Article
Full-text available
No two bilinguals are the same. Differences in bilingual experiences can affect language-related processes but have also been proposed to modulate executive functioning. Recently, there has been an increased interest in studying individual differences between bilinguals, for example in terms of their age of acquisition, language proficiency, use, a...
Preprint
Full-text available
Bilinguals may be better than monolinguals at word learning due to their increased experience with language learning. In addition, bilinguals that have languages that are orthotactically different could be more used to dissimilar orthotactic patterns. The current study examines how bilinguals with languages that are orthotactically similar and diss...
Article
Can performing simple motor actions help people learn the meanings of words? Here we show that placing vocabulary flashcards in particular locations after studying them helps students learn the definitions of novel words with positive or negative emotional valence. After studying each card, participants placed it on one of two shelves (top or botto...
Article
Bilingual language switching has been studied extensively in cued picture naming paradigms, instructing bilinguals when to switch between languages. However, in daily life, bilinguals often switch freely, without external instruction. This study examined when and why bilinguals switch voluntarily. Spanish-Basque bilinguals frequently switched betwe...
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Full-text available
Multilinguals have to control their languages constantly to produce accurate verbal output. They have to inhibit possible lexical competitors not only from the target language, but also from non-target languages. Bilinguals’ training in inhibiting incongruent or irrelevant information has been used to endorse the so-called bilingual advantage in ex...
Preprint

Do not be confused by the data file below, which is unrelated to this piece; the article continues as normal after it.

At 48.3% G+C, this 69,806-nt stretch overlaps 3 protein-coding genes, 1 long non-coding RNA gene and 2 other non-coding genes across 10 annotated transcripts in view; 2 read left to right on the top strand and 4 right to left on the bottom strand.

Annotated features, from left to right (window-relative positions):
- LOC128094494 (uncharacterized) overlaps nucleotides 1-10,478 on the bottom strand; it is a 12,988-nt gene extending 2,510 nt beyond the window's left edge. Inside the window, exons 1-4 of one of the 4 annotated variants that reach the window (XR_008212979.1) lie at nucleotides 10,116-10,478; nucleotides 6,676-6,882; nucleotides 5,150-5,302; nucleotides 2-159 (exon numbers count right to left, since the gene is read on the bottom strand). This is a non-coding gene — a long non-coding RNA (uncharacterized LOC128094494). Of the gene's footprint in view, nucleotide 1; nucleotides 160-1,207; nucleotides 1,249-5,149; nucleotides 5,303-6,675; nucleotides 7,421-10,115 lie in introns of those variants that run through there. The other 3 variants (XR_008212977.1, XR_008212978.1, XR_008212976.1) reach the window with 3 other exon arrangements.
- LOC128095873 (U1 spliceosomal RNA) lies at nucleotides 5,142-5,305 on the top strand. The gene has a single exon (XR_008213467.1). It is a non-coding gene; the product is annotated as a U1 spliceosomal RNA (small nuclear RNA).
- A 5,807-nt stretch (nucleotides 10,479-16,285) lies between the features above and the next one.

Due to enduring experience of managing two languages, bilinguals have been argued to develop superior executive functioning compared to monolinguals. Despite extensive investigation, there is, however, no consensus regarding the existence of such a bilingual advantage. Here we synthesized comparisons of bilinguals’ and monolinguals’ performance in...
Article
Because of enduring experience of managing two languages, bilinguals have been argued to develop superior executive functioning compared with monolinguals. Despite extensive investigation, there is, however, no consensus regarding the existence of such a bilingual advantage. Here we synthesized comparisons of bilinguals’ and monolinguals’ performan...
Article
Older adults have been argued to have impoverished inhibitory control compared to younger adults. However, these effects of age may depend on processing speed and their manifestation may furthermore depend on the type of inhibitory control task that is used. We present two experiments that examine age effects on inhibition across three tasks: a Sim...
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Full-text available
The BEST dataset presents data from 650 adult participants from the Basque Country who completed a series of Basque, English, and Spanish language proficiency tests (hence the name BEST). The BEST dataset is the result of a collaborative project developed at the Basque Center on Cognition, Brain and Language (BCBL) with the aim of providing researc...
Article
Bilingualism has been associated with slower lexical processing in both languages, but it remains unclear to what extent this effect may be modulated by language use. We compared older English monolinguals with two groups of older bilinguals on lexical processing tasks. Both acquired English and Gaelic during childhood, but while active bilinguals...
Article
Studies on the neuroanatomical basis of bilingualism have yielded various but inconsistent differences between bilinguals and monolinguals. In this commentary, we will discuss how differences in background variables between language groups could explain part of this variation. We will furthermore argue that besides language proficiency and age of a...
Article
Full-text available
It is a widely held belief that bilinguals have an advantage over monolinguals in executive-control tasks, but is this what all studies actually demonstrate? The idea of a bilingual advantage may result from a publication bias favoring studies with positive results over studies with null or negative effects. To test this hypothesis, we looked at co...